When Carlyle speaks, people listen. At least, people who are interested in investing or in attempting to replicate the private equity giant's returns. Bill Conway, founding partner and managing director at Carlyle, spoke yesterday afternoon at the Dow Jones Private Equity Analyst Outlook Conference in New York City. And looking at the faces in the audience, people really listened.
For those of you who were not fortunate enough to be there, and listen to the excellent discussion led by Wall Street Journal Special Correspondent Henny Sender, here's what Conway had to say about some of the hottest topics in private equity today:
On Club Deals: It's the early days of club deals, and when things are easy, "it's easy to fall in love." Conway hopes never to see what happens when there is no love. But he does have clear views on which club deals work best. Smaller clubs, with a couple players are tough, because one party can always veto the other's suggestions. (For example: How about changing the CEO? No, let's give him another 6 months.) But clubs with more members (4-7) might fare better, simply because majority rules.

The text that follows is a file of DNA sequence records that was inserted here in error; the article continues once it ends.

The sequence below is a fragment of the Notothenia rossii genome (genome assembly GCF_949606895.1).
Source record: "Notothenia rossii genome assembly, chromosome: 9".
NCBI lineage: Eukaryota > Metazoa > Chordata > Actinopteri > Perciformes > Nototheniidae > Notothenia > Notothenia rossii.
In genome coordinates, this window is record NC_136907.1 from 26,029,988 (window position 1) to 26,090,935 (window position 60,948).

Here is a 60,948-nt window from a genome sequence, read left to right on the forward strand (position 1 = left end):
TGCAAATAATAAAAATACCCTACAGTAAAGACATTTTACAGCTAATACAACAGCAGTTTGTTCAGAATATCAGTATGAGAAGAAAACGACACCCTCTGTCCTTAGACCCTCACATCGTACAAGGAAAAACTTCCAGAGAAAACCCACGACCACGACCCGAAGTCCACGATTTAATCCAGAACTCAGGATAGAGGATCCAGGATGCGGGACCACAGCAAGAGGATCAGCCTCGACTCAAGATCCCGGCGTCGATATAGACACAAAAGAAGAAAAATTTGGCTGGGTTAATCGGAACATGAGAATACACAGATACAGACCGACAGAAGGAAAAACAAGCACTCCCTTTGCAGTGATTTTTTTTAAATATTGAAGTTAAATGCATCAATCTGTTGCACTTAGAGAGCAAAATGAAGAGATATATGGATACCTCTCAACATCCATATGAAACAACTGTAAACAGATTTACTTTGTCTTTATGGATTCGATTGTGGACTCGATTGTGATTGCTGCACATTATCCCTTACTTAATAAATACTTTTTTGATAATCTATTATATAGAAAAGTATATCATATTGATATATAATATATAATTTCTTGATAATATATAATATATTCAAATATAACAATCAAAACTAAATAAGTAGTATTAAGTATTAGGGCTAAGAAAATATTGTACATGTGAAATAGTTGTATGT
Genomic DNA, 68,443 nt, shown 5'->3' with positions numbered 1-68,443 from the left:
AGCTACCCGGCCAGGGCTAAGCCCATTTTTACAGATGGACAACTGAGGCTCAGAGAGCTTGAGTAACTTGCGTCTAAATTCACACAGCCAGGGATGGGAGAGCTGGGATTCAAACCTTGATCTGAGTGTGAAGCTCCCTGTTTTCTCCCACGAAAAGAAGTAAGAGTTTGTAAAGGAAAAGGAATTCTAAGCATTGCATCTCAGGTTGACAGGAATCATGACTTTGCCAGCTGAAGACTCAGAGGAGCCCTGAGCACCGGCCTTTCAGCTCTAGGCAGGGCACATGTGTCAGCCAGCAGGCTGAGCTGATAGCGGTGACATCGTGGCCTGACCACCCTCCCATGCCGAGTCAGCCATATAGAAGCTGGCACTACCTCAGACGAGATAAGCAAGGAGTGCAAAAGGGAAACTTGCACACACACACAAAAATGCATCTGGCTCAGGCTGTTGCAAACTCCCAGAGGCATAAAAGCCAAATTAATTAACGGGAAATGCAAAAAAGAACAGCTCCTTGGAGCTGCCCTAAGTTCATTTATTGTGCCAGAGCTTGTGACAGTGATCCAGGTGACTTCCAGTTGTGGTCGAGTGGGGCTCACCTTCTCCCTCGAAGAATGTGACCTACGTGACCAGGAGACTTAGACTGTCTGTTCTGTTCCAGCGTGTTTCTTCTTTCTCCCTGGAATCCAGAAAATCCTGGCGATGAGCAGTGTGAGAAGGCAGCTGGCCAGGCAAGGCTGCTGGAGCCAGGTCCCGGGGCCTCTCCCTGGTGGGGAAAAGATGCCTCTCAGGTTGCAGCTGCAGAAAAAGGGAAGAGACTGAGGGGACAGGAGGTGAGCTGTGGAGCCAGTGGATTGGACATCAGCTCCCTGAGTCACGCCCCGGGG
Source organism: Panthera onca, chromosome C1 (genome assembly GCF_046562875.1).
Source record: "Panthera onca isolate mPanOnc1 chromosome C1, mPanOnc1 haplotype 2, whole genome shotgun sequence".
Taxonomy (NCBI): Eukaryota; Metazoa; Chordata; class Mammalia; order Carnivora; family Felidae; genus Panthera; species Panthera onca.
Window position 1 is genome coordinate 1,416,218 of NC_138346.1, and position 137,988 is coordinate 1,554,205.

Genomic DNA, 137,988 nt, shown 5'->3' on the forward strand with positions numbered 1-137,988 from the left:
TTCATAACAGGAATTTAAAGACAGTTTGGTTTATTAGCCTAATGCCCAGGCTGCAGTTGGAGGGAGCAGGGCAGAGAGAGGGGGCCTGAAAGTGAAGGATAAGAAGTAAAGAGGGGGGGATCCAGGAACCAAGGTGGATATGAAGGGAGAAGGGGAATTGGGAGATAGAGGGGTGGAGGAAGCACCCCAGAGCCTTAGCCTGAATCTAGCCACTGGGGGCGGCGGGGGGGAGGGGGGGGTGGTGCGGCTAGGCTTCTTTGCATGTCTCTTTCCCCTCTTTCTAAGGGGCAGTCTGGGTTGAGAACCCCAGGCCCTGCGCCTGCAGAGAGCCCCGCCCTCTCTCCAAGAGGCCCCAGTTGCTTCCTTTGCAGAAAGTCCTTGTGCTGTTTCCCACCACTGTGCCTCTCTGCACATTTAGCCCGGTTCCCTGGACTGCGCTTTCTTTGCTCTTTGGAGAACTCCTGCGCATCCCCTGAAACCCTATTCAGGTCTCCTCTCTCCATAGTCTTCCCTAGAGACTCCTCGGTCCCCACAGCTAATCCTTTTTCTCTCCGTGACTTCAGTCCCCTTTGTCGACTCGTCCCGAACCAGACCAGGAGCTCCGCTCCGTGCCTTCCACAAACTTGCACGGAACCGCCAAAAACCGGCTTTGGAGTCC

On Doing Deals Today: There are fewer deals today that are simple financial engineering deals. Simple arbitrage is harder to do.
On Management Teams: One of Conway's biggest regrets on some deals is not changing the management team faster. He says if he had swapped out the old for his own team sooner, he could've banked more money on many deals. (Question left unanswered: what does this say about the returns on management-led buyouts?)
On What He Could Have Done Differently: In retrospect, Conway says he wishes he had invested in every deal, all over the world 10 years ago. Everything was a moneymaker... and he said humbly, "We're not geniuses." It was the market that was so good.
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